According to the court documents, a major French bank laundered the $10.3m through a Liechtenstein-based "front" company called Lombardi, whose sole beneficiary was Symes. The money was then deposited to an account in Gibraltar and forwarded to Symes in London. Neither the court nor the Michailidis family was informed of the payment to the antiques dealer.

A court document, dated 9 April 2009, from solicitors representing the Michailidis family accuses Symes of attempting to hide the money trail in a case that throws fresh light on the murky world of antiquities smuggling.

Now Bird & Bird is launching a legal action against the French bank and its branch in Gibraltar for allegedly helping to launder the proceeds following the shadowy sale of the Gray collection. Symes was bankrupted by his own lawyers, Lovells, five years ago for failure to pay bills of more than £5m.

Before the documents exposing the alleged laundering scandal came to light, Symes had attempted to explain the appearance of $10.3m in his account by explaining that a woman from the Middle East, known to investigators as the "shady lady", had given him the cash in a lavish act of generosity. Symes presented an elaborate story claiming she had given him jewellery worth around $10m that she initially wanted Symes to sell, but had then decided to let him retain the profits. All she demanded in return for such an altruistic gesture, according to Symes, was strict anonymity.

Under pressure from Michailidis's lawyers, though, Symes eventually agreed to volunteer her Arabic name which they later translated as meaning "total rubbish", in English. A legal source claimed: "She was a totally fictitious character, a construct to explain the appearance of the Eileen Gray money."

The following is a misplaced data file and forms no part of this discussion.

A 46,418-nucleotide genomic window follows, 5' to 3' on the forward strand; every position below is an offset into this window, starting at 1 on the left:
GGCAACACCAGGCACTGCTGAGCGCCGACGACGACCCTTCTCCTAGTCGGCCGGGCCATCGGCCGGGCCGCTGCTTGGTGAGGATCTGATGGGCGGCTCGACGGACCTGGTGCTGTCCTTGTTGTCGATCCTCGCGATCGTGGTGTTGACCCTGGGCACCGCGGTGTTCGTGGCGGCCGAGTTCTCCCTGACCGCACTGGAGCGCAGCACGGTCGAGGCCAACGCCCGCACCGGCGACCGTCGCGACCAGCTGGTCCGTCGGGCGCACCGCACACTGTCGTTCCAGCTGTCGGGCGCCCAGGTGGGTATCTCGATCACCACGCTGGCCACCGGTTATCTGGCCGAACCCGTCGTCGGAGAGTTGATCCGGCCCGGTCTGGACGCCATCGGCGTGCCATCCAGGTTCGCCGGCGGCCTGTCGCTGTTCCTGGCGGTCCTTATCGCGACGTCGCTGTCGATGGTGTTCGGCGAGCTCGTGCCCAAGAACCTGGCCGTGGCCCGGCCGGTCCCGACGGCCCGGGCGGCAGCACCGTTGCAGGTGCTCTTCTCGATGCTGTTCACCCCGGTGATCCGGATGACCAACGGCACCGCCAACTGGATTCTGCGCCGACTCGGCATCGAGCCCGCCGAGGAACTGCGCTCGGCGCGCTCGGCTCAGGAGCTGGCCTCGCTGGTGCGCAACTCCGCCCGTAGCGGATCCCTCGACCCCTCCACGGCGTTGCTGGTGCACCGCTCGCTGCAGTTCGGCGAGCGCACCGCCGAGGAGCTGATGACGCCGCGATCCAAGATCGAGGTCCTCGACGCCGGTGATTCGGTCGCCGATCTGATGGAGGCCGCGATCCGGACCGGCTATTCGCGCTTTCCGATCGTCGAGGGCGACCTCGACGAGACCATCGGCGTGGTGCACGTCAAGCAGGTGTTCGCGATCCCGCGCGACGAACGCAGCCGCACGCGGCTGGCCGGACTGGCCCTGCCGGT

Where, though, the Gray collection can be found today, private investigators for the Michailidis family are unsure. The most persistent rumours indicate that it was sold from Paris to the Middle East and may now be found in the private collection of a Qatar-based sheikh. In total, dozens of detectives have been reportedly hired over the past decade by the Michailidis clan to follow Symes around the world. So far, they have unearthed 29 locations belonging to Symes containing thousands of antiquities. Symes yesterday refused to comment on the latest allegations involving the Gray collection.

Although friends describe him as a charming, harmless man, allegations of unscrupulous behaviour surrounding the dealer have frequently surfaced in the past. An antiques administrator for Sotheby's was reportedly told in 1989 that he would allegedly be "sorted out" if he asked too many questions.

One peculiar incident that lawyers speculate might be connected to the ongoing legal dispute involves the 100ft super luxury yacht belonging to Michailidis which caught fire while in dry dock in the port of Piraeus, Athens, in 2007.

Inquiries by the Lloyd's shipping register and the port insurers yielded no explanation for the sudden fire, a verdict which fuelled theories of foul play. No evidence exists linking Symes to the mystery.